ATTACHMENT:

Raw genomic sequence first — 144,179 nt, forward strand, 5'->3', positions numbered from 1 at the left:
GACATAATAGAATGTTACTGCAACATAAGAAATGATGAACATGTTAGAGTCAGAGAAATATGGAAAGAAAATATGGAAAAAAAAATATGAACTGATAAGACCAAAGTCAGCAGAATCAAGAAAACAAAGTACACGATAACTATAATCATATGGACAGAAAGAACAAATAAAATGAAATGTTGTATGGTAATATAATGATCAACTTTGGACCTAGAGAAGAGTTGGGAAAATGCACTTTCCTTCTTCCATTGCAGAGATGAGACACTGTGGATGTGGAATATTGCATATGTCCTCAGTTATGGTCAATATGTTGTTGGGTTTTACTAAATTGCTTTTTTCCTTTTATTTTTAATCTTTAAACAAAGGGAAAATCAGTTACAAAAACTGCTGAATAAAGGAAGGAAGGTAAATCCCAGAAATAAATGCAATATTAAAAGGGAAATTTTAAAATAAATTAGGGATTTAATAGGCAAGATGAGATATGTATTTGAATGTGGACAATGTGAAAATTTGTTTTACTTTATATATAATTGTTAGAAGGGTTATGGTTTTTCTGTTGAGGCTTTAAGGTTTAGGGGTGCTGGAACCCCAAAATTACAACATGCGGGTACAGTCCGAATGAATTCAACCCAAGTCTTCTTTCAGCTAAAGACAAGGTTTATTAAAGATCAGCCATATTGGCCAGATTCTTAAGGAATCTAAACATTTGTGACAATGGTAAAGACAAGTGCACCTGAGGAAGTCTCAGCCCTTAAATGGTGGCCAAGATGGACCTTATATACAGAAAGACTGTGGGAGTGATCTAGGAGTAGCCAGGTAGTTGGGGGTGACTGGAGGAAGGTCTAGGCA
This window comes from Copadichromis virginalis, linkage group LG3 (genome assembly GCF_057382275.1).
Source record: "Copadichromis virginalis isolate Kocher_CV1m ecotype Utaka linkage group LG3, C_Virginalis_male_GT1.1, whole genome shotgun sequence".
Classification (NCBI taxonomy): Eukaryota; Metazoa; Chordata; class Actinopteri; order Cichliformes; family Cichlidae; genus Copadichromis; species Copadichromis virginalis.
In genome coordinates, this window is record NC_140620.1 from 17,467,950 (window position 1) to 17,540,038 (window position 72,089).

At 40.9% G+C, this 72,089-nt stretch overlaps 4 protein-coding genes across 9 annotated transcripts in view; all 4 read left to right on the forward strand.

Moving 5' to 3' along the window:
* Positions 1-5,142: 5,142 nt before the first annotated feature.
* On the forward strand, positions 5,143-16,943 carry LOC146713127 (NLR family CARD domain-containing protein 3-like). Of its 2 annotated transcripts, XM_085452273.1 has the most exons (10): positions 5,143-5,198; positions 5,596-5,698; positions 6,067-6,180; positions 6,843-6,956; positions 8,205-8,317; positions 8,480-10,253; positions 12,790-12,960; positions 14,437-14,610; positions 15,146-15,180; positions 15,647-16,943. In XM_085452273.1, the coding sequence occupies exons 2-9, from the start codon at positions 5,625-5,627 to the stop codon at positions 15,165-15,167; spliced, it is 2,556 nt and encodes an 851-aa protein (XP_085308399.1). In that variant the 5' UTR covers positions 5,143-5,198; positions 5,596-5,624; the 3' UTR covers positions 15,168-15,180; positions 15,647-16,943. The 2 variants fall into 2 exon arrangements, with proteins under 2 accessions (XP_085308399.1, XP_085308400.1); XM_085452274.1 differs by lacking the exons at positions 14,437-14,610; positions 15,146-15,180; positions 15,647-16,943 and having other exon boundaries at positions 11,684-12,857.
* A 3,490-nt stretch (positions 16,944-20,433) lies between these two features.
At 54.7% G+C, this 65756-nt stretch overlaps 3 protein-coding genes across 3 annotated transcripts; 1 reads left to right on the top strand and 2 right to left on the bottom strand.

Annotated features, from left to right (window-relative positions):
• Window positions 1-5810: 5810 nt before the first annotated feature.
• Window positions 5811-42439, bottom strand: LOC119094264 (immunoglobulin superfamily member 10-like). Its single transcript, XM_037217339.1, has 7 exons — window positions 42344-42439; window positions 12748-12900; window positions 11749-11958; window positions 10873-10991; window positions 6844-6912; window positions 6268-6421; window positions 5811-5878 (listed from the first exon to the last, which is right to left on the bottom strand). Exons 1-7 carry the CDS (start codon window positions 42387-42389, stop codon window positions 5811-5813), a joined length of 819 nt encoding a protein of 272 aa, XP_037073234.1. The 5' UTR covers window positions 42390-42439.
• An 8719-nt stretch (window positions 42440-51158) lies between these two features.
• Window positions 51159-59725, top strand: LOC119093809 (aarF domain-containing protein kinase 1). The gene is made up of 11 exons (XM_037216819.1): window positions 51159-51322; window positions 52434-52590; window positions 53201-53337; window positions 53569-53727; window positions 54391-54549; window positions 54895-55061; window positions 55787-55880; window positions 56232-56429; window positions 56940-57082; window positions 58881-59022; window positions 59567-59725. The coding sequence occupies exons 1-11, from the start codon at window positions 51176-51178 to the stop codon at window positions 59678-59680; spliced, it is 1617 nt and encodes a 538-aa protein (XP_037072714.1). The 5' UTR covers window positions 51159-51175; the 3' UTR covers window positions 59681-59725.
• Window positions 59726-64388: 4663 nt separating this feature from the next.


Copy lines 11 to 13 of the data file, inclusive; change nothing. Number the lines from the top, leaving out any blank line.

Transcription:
* A 3,490-nt stretch (positions 16,944-20,433) lies between these two features.
At 54.7% G+C, this 65756-nt stretch overlaps 3 protein-coding genes across 3 annotated transcripts; 1 reads left to right on the top strand and 2 right to left on the bottom strand.

Annotated features, from left to right (window-relative positions):